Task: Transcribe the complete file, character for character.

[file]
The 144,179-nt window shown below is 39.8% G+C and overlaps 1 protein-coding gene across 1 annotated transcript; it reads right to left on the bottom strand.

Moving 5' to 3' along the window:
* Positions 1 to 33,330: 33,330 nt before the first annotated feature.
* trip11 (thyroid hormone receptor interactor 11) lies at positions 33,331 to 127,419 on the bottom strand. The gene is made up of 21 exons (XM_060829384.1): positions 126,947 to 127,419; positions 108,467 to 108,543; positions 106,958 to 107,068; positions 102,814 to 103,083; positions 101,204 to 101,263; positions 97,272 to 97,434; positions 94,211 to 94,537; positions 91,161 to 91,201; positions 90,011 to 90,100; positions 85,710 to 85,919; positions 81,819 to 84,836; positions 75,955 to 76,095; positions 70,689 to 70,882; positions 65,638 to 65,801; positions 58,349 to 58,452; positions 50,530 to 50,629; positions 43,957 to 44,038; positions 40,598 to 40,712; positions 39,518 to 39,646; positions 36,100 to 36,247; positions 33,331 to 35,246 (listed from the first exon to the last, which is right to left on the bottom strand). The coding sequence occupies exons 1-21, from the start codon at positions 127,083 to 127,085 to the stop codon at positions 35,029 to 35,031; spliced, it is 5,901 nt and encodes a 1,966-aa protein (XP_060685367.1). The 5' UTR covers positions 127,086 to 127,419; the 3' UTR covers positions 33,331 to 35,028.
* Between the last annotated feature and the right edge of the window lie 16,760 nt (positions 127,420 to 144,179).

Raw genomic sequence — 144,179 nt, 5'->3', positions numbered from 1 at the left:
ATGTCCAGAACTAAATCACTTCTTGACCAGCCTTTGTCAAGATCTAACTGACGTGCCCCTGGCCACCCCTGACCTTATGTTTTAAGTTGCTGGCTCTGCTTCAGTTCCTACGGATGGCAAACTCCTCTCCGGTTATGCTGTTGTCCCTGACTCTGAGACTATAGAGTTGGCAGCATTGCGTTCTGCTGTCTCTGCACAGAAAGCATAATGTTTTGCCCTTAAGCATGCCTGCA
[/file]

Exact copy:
The 144,179-nt window shown below is 39.8% G+C and overlaps 1 protein-coding gene across 1 annotated transcript; it reads right to left on the bottom strand.

Moving 5' to 3' along the window:
* Positions 1 to 33,330: 33,330 nt before the first annotated feature.
* trip11 (thyroid hormone receptor interactor 11) lies at positions 33,331 to 127,419 on the bottom strand. The gene is made up of 21 exons (XM_060829384.1): positions 126,947 to 127,419; positions 108,467 to 108,543; positions 106,958 to 107,068; positions 102,814 to 103,083; positions 101,204 to 101,263; positions 97,272 to 97,434; positions 94,211 to 94,537; positions 91,161 to 91,201; positions 90,011 to 90,100; positions 85,710 to 85,919; positions 81,819 to 84,836; positions 75,955 to 76,095; positions 70,689 to 70,882; positions 65,638 to 65,801; positions 58,349 to 58,452; positions 50,530 to 50,629; positions 43,957 to 44,038; positions 40,598 to 40,712; positions 39,518 to 39,646; positions 36,100 to 36,247; positions 33,331 to 35,246 (listed from the first exon to the last, which is right to left on the bottom strand). The coding sequence occupies exons 1-21, from the start codon at positions 127,083 to 127,085 to the stop codon at positions 35,029 to 35,031; spliced, it is 5,901 nt and encodes a 1,966-aa protein (XP_060685367.1). The 5' UTR covers positions 127,086 to 127,419; the 3' UTR covers positions 33,331 to 35,028.
* Between the last annotated feature and the right edge of the window lie 16,760 nt (positions 127,420 to 144,179).

Raw genomic sequence — 144,179 nt, 5'->3', positions numbered from 1 at the left:
ATGTCCAGAACTAAATCACTTCTTGACCAGCCTTTGTCAAGATCTAACTGACGTGCCCCTGGCCACCCCTGACCTTATGTTTTAAGTTGCTGGCTCTGCTTCAGTTCCTACGGATGGCAAACTCCTCTCCGGTTATGCTGTTGTCCCTGACTCTGAGACTATAGAGTTGGCAGCATTGCGTTCTGCTGTCTCTGCACAGAAAGCATAATGTTTTGCCCTTAAGCATGCCTGCA